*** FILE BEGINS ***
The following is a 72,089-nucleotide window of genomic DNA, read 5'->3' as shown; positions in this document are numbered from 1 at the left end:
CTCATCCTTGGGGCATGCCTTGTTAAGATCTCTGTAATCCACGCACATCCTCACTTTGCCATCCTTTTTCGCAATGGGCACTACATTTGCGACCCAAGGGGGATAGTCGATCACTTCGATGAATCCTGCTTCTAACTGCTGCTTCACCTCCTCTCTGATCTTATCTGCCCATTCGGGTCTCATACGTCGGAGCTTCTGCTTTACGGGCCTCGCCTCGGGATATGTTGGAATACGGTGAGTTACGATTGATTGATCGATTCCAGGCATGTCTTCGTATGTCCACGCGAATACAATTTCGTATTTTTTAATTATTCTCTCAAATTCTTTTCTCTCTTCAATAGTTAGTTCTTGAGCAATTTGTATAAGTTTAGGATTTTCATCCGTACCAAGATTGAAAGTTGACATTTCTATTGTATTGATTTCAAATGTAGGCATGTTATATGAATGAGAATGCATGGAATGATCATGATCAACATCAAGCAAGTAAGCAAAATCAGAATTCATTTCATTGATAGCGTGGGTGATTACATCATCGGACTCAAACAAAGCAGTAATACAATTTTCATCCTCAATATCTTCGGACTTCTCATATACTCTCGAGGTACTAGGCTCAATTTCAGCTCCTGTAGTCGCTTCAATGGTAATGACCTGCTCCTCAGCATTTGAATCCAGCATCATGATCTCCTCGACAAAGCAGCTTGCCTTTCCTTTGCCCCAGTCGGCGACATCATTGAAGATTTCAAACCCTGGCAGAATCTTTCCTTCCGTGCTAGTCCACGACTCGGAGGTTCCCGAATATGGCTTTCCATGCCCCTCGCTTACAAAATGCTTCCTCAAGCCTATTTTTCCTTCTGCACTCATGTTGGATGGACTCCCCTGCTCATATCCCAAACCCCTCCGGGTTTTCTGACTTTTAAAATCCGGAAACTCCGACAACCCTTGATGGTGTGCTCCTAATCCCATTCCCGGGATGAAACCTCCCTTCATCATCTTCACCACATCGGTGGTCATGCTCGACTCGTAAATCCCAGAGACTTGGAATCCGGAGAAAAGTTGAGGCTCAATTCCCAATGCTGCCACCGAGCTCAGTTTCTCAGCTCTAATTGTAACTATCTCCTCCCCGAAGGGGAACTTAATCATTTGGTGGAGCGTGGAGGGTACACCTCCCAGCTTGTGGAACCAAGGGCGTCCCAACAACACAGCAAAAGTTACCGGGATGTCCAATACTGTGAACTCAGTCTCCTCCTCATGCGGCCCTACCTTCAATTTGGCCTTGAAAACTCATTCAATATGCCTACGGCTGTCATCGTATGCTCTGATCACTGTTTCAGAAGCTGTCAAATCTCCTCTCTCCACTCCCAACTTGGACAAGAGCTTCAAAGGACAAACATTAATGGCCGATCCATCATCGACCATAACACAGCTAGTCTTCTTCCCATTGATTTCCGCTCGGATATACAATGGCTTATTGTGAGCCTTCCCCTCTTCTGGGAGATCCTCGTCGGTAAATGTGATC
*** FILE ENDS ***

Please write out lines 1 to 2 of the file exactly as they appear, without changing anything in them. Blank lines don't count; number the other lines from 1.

The following is a 72,089-nucleotide window of genomic DNA, read 5'->3' as shown; positions in this document are numbered from 1 at the left end:
CTCATCCTTGGGGCATGCCTTGTTAAGATCTCTGTAATCCACGCACATCCTCACTTTGCCATCCTTTTTCGCAATGGGCACTACATTTGCGACCCAAGGGGGATAGTCGATCACTTCGATGAATCCTGCTTCTAACTGCTGCTTCACCTCCTCTCTGATCTTATCTGCCCATTCGGGTCTCATACGTCGGAGCTTCTGCTTTACGGGCCTCGCCTCGGGATATGTTGGAATACGGTGAGTTACGATTGATTGATCGATTCCAGGCATGTCTTCGTATGTCCACGCGAATACAATTTCGTATTTTTTAATTATTCTCTCAAATTCTTTTCTCTCTTCAATAGTTAGTTCTTGAGCAATTTGTATAAGTTTAGGATTTTCATCCGTACCAAGATTGAAAGTTGACATTTCTATTGTATTGATTTCAAATGTAGGCATGTTATATGAATGAGAATGCATGGAATGATCATGATCAACATCAAGCAAGTAAGCAAAATCAGAATTCATTTCATTGATAGCGTGGGTGATTACATCATCGGACTCAAACAAAGCAGTAATACAATTTTCATCCTCAATATCTTCGGACTTCTCATATACTCTCGAGGTACTAGGCTCAATTTCAGCTCCTGTAGTCGCTTCAATGGTAATGACCTGCTCCTCAGCATTTGAATCCAGCATCATGATCTCCTCGACAAAGCAGCTTGCCTTTCCTTTGCCCCAGTCGGCGACATCATTGAAGATTTCAAACCCTGGCAGAATCTTTCCTTCCGTGCTAGTCCACGACTCGGAGGTTCCCGAATATGGCTTTCCATGCCCCTCGCTTACAAAATGCTTCCTCAAGCCTATTTTTCCTTCTGCACTCATGTTGGATGGACTCCCCTGCTCATATCCCAAACCCCTCCGGGTTTTCTGACTTTTAAAATCCGGAAACTCCGACAACCCTTGATGGTGTGCTCCTAATCCCATTCCCGGGATGAAACCTCCCTTCATCATCTTCACCACATCGGTGGTCATGCTCGACTCGTAAATCCCAGAGACTTGGAATCCGGAGAAAAGTTGAGGCTCAATTCCCAATGCTGCCACCGAGCTCAGTTTCTCAGCTCTAATTGTAACTATCTCCTCCCCGAAGGGGAACTTAATCATTTGGTGGAGCGTGGAGGGTACACCTCCCAGCTTGTGGAACCAAGGGCGTCCCAACAACACAGCAAAAGTTACCGGGATGTCCAATACTGTGAACTCAGTCTCCTCCTCATGCGGCCCTACCTTCAATTTGGCCTTGAAAACTCATTCAATATGCCTACGGCTGTCATCGTATGCTCTGATCACTGTTTCAGAAGCTGTCAAATCTCCTCTCTCCACTCCCAACTTGGACAAGAGCTTCAAAGGACAAACATTAATGGCCGATCCATCATCGACCATAACACAGCTAGTCTTCTTCCCATTGATTTCCGCTCGGATATACAATGGCTTATTGTGAGCCTTCCCCTCTTCTGGGAGATCCTCGTCGGTAAATGTGATC